I don't care if you're 25 and just starting out in your investment career, or if you've been retired for 10 years.
Everyone needs to own some gold.
And the reasons for that are simple... Gold has been used as a currency all throughout history. Unlike dollars, you can't print more gold. There's a limited supply. And even in the era of fiat currencies and rampant money-printing, central banks keep huge gold reserves. In fact, central banks are stockpiling more gold now than at any other time since 1967.
Gold is also the ultimate chaos hedge. When things get rocky in the economy or stock market, folks turn to gold as a safe haven. It has historically held its value across borders, cultures, and political systems... in peacetime and in war.
Earlier this year, I shared that I think gold may end up being the best-performing asset in 2023. And there are three reasons for that: It's cheap, hated, and in an uptrend.
Longtime readers might recognize this as my colleague Steve Sjuggerud's mantra... but it's a great formula for success. That's exactly what we're seeing in gold right now... The price of gold is essentially where it was three years ago despite everything we've seen since, like the pandemic, inflation, and heightened global conflict.
Many investors are frustrated that it hasn't been a more profitable hedge... so they're fleeing the asset in droves. In fact, exchange-traded funds ("ETFs") focused on gold saw nine consecutive months of outflows.
But gold does appear to be in the start of an uptrend. The precious metal was recently up more than 15% from its lows last fall. And I think this is just the beginning...
Last week, two of the best investors I know – Dan Ferris and Rick Rule – explained why a historic event in the markets could make or break your investments. And they've found the "perfect portfolio" to help you profit.
It not only has their favorite ways to profit from rising gold prices, but it also includes incredible investment opportunities in a host of other commodities that are also ready to soar.
I've known both of these guys for decades, and I can tell you without any hesitation that they put as much thought and analysis into their investment decisions as anyone else out there. Click here to get all the details.
Now, let's get into some of the things you've had on your minds this week. As always, keep sending your comments, questions, and topic suggestions to [email protected]. We read every e-mail.
Q: Olive oil? Check. Dark chocolate? Double check! Coffee? Love it, but it eats my guts. My father loved coffee but could not tolerate it either. He had what he called a "spastic colon." These days, it might be called irritable bowel syndrome, and I've got all the signs. For folks with such unfortunate GI tracts, it means frequent and infirm bowel movements. In fact, it leaves me tired and weak. So a few days ago, and with some resentment, I gave up my beloved coffee, antioxidants and all.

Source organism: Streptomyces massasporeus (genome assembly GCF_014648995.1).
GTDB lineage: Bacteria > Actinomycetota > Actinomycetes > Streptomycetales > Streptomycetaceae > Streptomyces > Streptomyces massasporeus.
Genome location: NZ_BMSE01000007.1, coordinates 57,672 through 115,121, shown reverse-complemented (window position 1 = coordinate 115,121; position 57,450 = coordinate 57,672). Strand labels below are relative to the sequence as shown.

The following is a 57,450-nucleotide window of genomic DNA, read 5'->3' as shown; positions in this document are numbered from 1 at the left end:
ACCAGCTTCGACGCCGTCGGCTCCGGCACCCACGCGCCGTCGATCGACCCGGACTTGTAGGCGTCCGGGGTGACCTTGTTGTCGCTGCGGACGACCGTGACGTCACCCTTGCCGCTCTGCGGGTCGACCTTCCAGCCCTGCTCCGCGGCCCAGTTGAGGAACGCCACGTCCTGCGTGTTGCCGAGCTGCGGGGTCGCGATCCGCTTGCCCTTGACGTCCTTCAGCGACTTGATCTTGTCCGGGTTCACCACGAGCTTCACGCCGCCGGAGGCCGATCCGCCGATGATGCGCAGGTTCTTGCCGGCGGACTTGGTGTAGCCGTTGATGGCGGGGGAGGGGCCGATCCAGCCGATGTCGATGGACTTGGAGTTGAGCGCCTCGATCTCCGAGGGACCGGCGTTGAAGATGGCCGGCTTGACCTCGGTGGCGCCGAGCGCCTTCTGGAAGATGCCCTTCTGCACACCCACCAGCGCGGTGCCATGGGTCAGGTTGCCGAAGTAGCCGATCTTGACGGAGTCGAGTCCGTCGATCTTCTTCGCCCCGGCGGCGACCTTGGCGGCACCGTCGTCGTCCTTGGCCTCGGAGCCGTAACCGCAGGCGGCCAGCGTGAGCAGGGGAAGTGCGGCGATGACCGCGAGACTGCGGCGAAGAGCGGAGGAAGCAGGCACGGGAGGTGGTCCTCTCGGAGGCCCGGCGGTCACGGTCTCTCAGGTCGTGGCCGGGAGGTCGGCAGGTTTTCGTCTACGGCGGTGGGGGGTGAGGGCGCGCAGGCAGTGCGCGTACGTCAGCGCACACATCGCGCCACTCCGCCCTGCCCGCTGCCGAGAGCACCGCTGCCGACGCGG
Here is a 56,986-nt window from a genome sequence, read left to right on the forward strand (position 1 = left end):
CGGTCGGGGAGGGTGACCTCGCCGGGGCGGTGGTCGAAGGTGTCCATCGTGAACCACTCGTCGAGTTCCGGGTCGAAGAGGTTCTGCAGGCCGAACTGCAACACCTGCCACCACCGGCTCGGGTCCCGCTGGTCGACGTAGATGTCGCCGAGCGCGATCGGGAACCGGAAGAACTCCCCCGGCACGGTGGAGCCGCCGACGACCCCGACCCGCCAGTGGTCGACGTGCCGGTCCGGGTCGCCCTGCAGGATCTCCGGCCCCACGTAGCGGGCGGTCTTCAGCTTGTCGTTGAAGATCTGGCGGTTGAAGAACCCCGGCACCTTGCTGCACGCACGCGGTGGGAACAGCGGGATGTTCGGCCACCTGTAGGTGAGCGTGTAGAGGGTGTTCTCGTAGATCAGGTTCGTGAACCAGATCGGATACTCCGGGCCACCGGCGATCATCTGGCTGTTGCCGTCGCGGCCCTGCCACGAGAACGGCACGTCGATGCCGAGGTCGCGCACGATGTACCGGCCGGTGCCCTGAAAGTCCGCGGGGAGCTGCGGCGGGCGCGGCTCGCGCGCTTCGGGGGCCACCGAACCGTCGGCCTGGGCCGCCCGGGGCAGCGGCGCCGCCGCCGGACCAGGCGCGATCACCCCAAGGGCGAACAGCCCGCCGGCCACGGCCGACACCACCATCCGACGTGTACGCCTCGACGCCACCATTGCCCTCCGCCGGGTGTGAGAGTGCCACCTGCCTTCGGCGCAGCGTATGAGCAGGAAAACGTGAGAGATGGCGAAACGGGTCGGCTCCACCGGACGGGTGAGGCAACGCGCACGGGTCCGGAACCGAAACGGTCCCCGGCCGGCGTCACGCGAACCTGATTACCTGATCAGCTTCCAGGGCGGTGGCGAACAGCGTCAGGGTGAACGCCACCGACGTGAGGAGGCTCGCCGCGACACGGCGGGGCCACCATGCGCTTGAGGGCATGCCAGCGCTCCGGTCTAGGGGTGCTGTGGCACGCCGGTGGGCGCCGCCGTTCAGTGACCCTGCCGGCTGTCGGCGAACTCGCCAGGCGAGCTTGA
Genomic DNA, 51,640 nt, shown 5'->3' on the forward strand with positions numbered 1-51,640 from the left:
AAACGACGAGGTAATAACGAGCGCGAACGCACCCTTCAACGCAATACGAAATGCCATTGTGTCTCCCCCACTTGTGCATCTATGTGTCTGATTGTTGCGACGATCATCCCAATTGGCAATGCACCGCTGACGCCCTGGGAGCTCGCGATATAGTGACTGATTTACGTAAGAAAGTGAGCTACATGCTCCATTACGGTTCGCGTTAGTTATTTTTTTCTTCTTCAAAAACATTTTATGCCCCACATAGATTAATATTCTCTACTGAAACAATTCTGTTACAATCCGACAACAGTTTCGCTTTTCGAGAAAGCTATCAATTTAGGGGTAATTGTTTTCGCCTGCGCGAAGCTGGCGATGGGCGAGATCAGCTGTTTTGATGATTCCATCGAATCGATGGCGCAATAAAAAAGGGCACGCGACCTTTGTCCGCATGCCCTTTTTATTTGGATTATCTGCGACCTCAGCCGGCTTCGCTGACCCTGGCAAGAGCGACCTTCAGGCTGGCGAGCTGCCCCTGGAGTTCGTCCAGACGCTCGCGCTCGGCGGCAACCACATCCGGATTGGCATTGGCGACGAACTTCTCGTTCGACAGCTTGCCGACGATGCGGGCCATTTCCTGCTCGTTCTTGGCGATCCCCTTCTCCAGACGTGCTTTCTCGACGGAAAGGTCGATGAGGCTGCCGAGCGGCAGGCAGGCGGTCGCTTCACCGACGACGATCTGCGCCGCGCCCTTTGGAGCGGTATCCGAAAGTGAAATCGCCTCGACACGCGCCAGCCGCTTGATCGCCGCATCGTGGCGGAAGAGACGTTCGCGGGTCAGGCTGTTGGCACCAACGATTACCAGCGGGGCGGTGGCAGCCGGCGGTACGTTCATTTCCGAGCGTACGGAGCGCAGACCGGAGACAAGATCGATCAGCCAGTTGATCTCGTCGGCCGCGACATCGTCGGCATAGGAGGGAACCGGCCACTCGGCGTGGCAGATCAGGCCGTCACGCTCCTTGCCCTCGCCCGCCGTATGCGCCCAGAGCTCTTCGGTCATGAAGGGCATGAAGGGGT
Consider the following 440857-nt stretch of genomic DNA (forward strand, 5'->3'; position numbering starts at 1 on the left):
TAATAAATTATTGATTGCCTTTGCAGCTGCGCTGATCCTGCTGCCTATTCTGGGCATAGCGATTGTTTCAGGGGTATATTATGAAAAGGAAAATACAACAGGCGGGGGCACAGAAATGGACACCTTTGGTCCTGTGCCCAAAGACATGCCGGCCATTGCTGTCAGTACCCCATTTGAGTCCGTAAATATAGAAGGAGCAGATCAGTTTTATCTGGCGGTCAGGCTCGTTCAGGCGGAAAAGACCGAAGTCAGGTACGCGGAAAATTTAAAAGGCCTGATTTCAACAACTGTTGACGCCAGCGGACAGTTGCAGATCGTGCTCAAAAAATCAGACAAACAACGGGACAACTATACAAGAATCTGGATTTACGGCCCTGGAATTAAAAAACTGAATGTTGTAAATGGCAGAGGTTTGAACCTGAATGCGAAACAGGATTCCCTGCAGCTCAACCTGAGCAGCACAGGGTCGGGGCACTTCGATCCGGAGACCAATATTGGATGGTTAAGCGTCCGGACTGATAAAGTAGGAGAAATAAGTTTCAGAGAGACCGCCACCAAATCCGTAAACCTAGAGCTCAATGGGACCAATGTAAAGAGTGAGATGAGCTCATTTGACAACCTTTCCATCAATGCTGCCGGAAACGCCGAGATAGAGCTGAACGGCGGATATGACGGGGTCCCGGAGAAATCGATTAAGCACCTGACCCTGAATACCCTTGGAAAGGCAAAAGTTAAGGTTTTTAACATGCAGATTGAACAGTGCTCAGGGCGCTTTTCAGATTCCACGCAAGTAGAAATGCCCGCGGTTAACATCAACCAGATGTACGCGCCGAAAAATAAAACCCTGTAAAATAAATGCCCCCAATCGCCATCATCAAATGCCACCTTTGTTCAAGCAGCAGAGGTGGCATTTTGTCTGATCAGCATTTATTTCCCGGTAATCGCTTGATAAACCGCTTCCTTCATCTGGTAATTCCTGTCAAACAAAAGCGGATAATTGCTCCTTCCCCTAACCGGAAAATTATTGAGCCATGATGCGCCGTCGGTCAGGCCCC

Any suggestions on how to get the benefit of coffee but without the GI troubles? – B.W.
A: The reason we love coffee is that it contains antioxidants. The main ones are hydrocinnamic acids and polyphenols. Caffeine is also a type of antioxidant.
What the antioxidants do well is fight off inflammation. You trigger chronic inflammation from a poor diet, meaning lots of processed foods. It also comes from a sedentary lifestyle.
Inflammation not only damages our cells, but over time, it causes diseases like heart disease, Alzheimer's, and Type 2 diabetes.
Coffee also may protect DNA directly. Damaged DNA can start dividing without end, leading to tumors. The exact way it happens still isn't clear, but some research suggests coffee stimulates an enzyme that fights DNA-damaging toxins.
A 2005 study found that Americans get the vast majority of their antioxidants from coffee. But not everyone wants to – or can – drink coffee. In your case, you can just get your antioxidants from other food sources.
Here are some of the other foods that can help you get your dose of antioxidants...
- Dark chocolate (which you're already eating!)
That's just a small list.
So if you don't drink coffee, just add some antioxidant-packed foods to your diet.
There are also other ways to fight inflammation...
Over time, inflammation can also develop from prolonged stress (in the form of anxiety, depression, anger, aggression, negativity, or fear). A 2018 study linked negative emotion with the presence of inflammatory cytokines in the blood samples of 220 adults who were tested over a two-week period.
Make your daily stress-relieving practices a priority. I enjoy using yoga (and other forms of exercise), short periods of mindful meditation (like sitting in bed for an extra 12 to 15 minutes doing transcendental meditation), and music to help boost my mood and relieve stress.
And, of course, regular exercise helps reduce inflammation. It reduces stress and helps maintain a healthy weight. And you don't need much... A 2015 study showed that just 20 minutes of moderate exercise (like walking) is enough to fight inflammation.
What We're Reading...
- Did you miss it? In his State of the Union address, President Biden took aim at the oil industry.
- Something different: Warren Buffett takes an optimistic tone in his latest annual letter to Berkshire Hathaway shareholders.
Here's to our health, wealth, and a great retirement,
Dr. David Eifrig and the Health & Wealth Bulletin Research Team
March 10, 2023